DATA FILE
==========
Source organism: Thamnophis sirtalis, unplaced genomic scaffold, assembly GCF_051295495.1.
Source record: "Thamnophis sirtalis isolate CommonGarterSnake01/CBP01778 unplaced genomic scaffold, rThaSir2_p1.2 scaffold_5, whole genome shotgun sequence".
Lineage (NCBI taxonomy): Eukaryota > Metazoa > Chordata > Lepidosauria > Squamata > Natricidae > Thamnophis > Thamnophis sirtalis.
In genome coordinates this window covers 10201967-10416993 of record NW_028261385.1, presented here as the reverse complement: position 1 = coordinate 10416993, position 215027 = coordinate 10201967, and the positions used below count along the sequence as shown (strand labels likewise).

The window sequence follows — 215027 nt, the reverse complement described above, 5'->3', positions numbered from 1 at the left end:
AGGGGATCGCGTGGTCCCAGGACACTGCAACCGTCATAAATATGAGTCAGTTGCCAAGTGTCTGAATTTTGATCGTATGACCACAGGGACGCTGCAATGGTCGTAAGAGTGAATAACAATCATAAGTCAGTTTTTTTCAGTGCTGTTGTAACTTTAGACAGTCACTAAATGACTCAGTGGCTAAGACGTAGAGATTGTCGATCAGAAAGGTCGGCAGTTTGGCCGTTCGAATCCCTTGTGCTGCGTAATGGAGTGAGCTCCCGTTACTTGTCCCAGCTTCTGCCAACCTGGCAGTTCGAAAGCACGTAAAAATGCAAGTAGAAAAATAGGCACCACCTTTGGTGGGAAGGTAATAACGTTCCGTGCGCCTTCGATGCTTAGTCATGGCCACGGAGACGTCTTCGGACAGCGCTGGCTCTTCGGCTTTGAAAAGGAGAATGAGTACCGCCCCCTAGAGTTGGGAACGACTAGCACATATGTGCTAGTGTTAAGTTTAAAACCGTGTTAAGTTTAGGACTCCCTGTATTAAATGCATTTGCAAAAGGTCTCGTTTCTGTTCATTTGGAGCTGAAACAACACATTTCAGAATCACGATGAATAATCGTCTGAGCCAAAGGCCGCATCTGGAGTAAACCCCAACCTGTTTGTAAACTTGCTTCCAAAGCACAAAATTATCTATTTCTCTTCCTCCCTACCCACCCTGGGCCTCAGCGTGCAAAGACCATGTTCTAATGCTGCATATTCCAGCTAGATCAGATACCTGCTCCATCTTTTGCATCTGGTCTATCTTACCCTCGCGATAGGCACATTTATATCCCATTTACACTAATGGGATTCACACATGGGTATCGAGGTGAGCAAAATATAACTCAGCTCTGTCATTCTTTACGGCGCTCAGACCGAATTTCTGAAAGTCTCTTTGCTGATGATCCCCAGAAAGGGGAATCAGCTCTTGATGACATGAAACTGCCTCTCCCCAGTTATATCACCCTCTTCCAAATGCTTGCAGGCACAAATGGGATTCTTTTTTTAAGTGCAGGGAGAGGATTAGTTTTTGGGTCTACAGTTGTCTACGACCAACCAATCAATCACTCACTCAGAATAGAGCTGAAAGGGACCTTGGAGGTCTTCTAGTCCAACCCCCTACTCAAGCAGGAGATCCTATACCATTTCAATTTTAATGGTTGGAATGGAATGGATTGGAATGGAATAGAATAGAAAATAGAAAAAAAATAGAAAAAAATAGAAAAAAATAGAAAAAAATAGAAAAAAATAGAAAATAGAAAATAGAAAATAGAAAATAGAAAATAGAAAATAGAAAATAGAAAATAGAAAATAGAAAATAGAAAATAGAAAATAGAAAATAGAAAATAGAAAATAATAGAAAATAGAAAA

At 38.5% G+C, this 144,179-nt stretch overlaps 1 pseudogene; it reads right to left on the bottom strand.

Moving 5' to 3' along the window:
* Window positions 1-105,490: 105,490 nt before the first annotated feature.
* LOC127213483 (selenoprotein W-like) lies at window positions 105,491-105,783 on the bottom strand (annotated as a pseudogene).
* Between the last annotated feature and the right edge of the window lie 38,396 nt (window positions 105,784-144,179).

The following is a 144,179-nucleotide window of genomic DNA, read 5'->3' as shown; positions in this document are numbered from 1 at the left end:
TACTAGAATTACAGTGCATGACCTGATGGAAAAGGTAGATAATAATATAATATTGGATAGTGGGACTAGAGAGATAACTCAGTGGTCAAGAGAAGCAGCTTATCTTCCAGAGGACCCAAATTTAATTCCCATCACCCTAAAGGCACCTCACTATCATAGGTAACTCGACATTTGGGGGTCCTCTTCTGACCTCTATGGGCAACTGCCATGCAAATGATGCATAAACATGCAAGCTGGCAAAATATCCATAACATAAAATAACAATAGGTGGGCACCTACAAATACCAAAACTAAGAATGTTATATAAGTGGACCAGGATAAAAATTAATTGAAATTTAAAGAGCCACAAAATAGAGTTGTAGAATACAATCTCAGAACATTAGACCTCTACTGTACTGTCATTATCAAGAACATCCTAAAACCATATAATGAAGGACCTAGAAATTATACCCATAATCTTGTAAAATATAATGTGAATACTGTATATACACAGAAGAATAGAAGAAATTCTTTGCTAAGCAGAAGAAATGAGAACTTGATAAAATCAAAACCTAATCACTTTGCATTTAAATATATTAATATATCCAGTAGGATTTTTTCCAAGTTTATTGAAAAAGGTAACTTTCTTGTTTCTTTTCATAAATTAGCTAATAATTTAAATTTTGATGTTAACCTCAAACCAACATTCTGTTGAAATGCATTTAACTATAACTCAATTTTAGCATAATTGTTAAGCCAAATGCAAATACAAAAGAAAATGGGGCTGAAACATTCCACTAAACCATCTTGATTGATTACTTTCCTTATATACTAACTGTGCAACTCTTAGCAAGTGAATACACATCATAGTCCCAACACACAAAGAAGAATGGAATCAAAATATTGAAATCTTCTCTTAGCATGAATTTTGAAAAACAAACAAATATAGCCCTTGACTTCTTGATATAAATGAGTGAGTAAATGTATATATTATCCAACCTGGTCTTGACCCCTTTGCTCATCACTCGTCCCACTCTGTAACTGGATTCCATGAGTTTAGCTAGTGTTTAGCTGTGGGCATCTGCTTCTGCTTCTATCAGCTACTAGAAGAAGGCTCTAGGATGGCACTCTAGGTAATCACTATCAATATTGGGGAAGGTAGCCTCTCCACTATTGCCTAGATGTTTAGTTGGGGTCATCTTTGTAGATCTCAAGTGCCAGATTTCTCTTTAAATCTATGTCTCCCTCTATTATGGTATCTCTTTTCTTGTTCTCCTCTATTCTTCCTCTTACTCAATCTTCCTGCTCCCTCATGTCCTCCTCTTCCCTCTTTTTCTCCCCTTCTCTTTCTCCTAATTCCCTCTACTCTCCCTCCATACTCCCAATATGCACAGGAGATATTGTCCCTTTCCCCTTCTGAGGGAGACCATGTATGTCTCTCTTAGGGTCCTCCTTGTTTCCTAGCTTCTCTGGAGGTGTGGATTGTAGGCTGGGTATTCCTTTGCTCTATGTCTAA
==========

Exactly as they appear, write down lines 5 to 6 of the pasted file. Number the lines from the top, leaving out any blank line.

The window sequence follows — 215027 nt, the reverse complement described above, 5'->3', positions numbered from 1 at the left end:
AGGGGATCGCGTGGTCCCAGGACACTGCAACCGTCATAAATATGAGTCAGTTGCCAAGTGTCTGAATTTTGATCGTATGACCACAGGGACGCTGCAATGGTCGTAAGAGTGAATAACAATCATAAGTCAGTTTTTTTCAGTGCTGTTGTAACTTTAGACAGTCACTAAATGACTCAGTGGCTAAGACGTAGAGATTGTCGATCAGAAAGGTCGGCAGTTTGGCCGTTCGAATCCCTTGTGCTGCGTAATGGAGTGAGCTCCCGTTACTTGTCCCAGCTTCTGCCAACCTGGCAGTTCGAAAGCACGTAAAAATGCAAGTAGAAAAATAGGCACCACCTTTGGTGGGAAGGTAATAACGTTCCGTGCGCCTTCGATGCTTAGTCATGGCCACGGAGACGTCTTCGGACAGCGCTGGCTCTTCGGCTTTGAAAAGGAGAATGAGTACCGCCCCCTAGAGTTGGGAACGACTAGCACATATGTGCTAGTGTTAAGTTTAAAACCGTGTTAAGTTTAGGACTCCCTGTATTAAATGCATTTGCAAAAGGTCTCGTTTCTGTTCATTTGGAGCTGAAACAACACATTTCAGAATCACGATGAATAATCGTCTGAGCCAAAGGCCGCATCTGGAGTAAACCCCAACCTGTTTGTAAACTTGCTTCCAAAGCACAAAATTATCTATTTCTCTTCCTCCCTACCCACCCTGGGCCTCAGCGTGCAAAGACCATGTTCTAATGCTGCATATTCCAGCTAGATCAGATACCTGCTCCATCTTTTGCATCTGGTCTATCTTACCCTCGCGATAGGCACATTTATATCCCATTTACACTAATGGGATTCACACATGGGTATCGAGGTGAGCAAAATATAACTCAGCTCTGTCATTCTTTACGGCGCTCAGACCGAATTTCTGAAAGTCTCTTTGCTGATGATCCCCAGAAAGGGGAATCAGCTCTTGATGACATGAAACTGCCTCTCCCCAGTTATATCACCCTCTTCCAAATGCTTGCAGGCACAAATGGGATTCTTTTTTTAAGTGCAGGGAGAGGATTAGTTTTTGGGTCTACAGTTGTCTACGACCAACCAATCAATCACTCACTCAGAATAGAGCTGAAAGGGACCTTGGAGGTCTTCTAGTCCAACCCCCTACTCAAGCAGGAGATCCTATACCATTTCAATTTTAATGGTTGGAATGGAATGGATTGGAATGGAATAGAATAGAAAATAGAAAAAAAATAGAAAAAAATAGAAAAAAATAGAAAAAAATAGAAAAAAATAGAAAATAGAAAATAGAAAATAGAAAATAGAAAATAGAAAATAGAAAATAGAAAATAGAAAATAGAAAATAGAAAATAGAAAATAGAAAATAGAAAATAGAAAATAATAGAAAATAGAAAA